Dark Pattern #1: One Way Streets

January 6, 2020
Quintin Carlson

I dare you to try to cancel your recurring subscription.

The first dark pattern we are honoring is the “one-way upgrade.” As a design manager, it falls on my shoulders to manage the billing of the many design SaaS services we use. (Too many services, if I’m being frank.) From new research tools like Lookback to design industry staples like Sketch.app and Adobe Creative Cloud — almost every SaaS tool has rolled out a license management center to add and remove team members and manage billing in a central location.

Adobe’s “Admin Console” is their home to license management for their Creative Cloud for Teams service. This dark corner of the internet features a notorious dark pattern, which I’ve come to call the “One Way Street.” Adobe makes it dead simple to add new products and seats to my account with a single click but abdicates all responsibility when it comes to stopping the recurring billing.

There are many spaces throughout the product that entice you with easy ways to add licenses and spend money:

The primary CTA is a beautiful one-way street to pay Adobe more money.
Adding licenses is a delightful experience, with clear pricing changes.

However, removing licenses is hidden. Even in their Help Center search results, there are no articles titled in a way that would provide a straightforward guide to removing licenses.

Their built-in product help does not even reference the concept of removing seats.

Easy to Add. Impossible to Remove.

While adding licenses is a simple, straightforward process, removing seats is absolutely not. To remove any seat, you must call their support team. Sure, Adobe’s interface suggests a one-click way to remove users. In reality, that does remove the user but does nothing to change the recurring cost of their license.

Removing users does nothing to remove recurring billing.

To add insult to injury, Adobe requires you to speak to a minimum of three people before your cancellation is processed. Of course, there are no options in their phone tree or interactive voice response system to jump to cancellation.

In our personal experience, this might not even be enough to remove licenses from your account successfully. It took multiple phone calls, with numerous promises to cancel our seats before they were indeed removed. We continued to be charged for seats they promised we cancelled until I happened to log in and find out our licenses were, in fact, not canceled.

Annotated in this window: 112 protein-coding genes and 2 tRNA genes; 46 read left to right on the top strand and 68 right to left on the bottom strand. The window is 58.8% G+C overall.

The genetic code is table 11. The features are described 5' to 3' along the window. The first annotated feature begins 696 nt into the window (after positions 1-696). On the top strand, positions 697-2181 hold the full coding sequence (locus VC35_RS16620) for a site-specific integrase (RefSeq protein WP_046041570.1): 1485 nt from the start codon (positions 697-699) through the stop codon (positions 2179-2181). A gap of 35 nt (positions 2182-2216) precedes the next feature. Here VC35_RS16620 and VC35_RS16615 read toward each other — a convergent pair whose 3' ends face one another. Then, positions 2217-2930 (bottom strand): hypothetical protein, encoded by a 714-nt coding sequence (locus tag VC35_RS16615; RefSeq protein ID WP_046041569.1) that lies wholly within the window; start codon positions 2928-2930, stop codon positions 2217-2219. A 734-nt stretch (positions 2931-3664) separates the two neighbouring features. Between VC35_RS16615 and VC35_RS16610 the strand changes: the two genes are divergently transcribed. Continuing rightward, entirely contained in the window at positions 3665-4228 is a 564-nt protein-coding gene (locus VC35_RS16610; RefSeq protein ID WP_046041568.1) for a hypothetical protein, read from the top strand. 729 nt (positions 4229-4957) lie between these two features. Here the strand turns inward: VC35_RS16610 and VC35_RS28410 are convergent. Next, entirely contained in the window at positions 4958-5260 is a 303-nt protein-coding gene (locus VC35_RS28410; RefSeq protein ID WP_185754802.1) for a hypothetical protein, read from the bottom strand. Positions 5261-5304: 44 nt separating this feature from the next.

Adobe isn’t the only company where cancellations confirmations are delayed until after your phone call and are obfuscated as “customer support tickets” that have been resolved. We've seen this behavior occur in other enterprise SaaS products, but the lack of transparency does nothing but erode trust in their product and brand. Frustratingly, only after the end of the current billing period can you see the requested changes take effect in your Admin Console. This leads to multiple billing cycles passing between re-requesting cancellation of licenses.

An oh-so-specific email confirming that my number of active licenses have changed.

Antidote: Transparent, self-service billing

Some tools make managing team billing downright delightful. Take Abstract — a version control tool for Sketch.app files.

When I need to remove a paid license from their account, a dialog appears, and as I change license count, I’m shown both our new ongoing charges and the billing credit I’ll receive from downgrading. When removing paid users from the organization, I’m prompted to also remove their license to prevent accidental over billing. It's the perfect way to manage per-seat billing.

Abstract makes removing users a damn delight.

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